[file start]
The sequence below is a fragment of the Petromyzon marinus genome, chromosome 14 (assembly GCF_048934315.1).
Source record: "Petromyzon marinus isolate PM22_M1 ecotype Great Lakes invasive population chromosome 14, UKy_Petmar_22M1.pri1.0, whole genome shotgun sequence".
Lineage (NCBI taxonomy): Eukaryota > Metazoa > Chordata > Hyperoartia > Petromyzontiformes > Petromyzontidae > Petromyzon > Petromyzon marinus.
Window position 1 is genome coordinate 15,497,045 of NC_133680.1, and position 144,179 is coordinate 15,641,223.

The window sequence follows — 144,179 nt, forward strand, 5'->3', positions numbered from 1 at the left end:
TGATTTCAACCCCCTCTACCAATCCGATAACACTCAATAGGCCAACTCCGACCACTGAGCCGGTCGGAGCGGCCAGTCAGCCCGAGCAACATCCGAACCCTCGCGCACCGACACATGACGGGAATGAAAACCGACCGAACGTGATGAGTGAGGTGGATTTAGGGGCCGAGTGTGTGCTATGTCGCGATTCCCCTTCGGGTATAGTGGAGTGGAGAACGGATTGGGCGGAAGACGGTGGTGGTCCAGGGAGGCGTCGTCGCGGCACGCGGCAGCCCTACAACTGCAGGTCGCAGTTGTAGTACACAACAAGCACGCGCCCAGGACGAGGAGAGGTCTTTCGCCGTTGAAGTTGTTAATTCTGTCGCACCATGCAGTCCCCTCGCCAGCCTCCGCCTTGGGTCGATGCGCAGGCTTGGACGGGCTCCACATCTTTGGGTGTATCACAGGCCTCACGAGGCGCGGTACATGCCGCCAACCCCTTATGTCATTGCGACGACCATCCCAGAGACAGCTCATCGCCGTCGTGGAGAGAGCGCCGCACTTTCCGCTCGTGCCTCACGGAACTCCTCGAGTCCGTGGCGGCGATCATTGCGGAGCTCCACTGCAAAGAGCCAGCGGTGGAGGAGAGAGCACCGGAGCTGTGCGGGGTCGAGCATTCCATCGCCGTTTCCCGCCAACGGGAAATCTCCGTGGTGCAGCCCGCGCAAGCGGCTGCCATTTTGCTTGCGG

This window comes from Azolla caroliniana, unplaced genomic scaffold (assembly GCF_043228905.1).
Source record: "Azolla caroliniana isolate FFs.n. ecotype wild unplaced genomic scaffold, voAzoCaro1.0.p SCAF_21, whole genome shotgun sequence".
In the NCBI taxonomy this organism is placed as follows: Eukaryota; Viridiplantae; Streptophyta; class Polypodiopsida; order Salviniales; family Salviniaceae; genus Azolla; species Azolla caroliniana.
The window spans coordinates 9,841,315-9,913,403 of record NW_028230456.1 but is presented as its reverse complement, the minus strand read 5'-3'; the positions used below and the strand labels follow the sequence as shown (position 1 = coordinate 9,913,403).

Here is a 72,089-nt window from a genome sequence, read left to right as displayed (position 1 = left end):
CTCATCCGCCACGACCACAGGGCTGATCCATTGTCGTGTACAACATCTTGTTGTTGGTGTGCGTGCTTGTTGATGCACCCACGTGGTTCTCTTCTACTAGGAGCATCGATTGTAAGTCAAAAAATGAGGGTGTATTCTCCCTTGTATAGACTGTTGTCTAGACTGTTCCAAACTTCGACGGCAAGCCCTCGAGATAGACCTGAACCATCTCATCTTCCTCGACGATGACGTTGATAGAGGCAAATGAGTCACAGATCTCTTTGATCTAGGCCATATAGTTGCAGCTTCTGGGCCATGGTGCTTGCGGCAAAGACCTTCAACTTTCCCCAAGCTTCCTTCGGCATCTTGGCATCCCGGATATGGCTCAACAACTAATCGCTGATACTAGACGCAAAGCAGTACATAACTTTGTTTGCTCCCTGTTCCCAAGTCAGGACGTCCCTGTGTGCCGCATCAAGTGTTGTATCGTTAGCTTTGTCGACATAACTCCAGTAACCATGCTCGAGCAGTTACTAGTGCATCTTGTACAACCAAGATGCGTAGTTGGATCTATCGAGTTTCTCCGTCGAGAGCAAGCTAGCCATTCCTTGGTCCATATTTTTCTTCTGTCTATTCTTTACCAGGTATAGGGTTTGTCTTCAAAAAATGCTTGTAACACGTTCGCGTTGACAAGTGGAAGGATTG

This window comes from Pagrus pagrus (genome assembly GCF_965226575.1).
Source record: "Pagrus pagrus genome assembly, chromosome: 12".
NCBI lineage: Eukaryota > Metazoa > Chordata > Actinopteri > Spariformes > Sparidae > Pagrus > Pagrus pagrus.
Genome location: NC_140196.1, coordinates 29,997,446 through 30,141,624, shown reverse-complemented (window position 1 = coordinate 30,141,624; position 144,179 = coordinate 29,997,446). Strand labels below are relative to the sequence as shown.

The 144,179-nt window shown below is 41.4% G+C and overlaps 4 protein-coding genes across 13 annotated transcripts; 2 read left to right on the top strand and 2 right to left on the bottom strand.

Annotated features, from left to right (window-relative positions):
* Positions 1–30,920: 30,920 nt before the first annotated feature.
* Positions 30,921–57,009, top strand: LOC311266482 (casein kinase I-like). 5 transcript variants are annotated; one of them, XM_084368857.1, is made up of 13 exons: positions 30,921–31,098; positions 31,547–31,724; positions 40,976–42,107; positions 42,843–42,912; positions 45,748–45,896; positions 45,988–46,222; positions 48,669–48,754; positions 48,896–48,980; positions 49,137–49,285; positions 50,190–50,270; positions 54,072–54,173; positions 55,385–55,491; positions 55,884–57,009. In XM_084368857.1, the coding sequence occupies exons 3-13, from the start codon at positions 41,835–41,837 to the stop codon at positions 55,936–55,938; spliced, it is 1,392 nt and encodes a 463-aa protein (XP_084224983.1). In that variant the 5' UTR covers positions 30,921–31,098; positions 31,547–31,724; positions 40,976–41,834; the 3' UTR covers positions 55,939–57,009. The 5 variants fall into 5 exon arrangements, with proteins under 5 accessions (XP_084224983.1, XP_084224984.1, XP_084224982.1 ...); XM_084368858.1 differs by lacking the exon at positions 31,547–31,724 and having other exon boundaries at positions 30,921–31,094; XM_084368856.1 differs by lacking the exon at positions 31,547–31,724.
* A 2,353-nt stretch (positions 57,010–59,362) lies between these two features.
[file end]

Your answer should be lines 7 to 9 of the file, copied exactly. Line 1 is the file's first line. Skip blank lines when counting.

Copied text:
This window comes from Azolla caroliniana, unplaced genomic scaffold (assembly GCF_043228905.1).
Source record: "Azolla caroliniana isolate FFs.n. ecotype wild unplaced genomic scaffold, voAzoCaro1.0.p SCAF_21, whole genome shotgun sequence".
In the NCBI taxonomy this organism is placed as follows: Eukaryota; Viridiplantae; Streptophyta; class Polypodiopsida; order Salviniales; family Salviniaceae; genus Azolla; species Azolla caroliniana.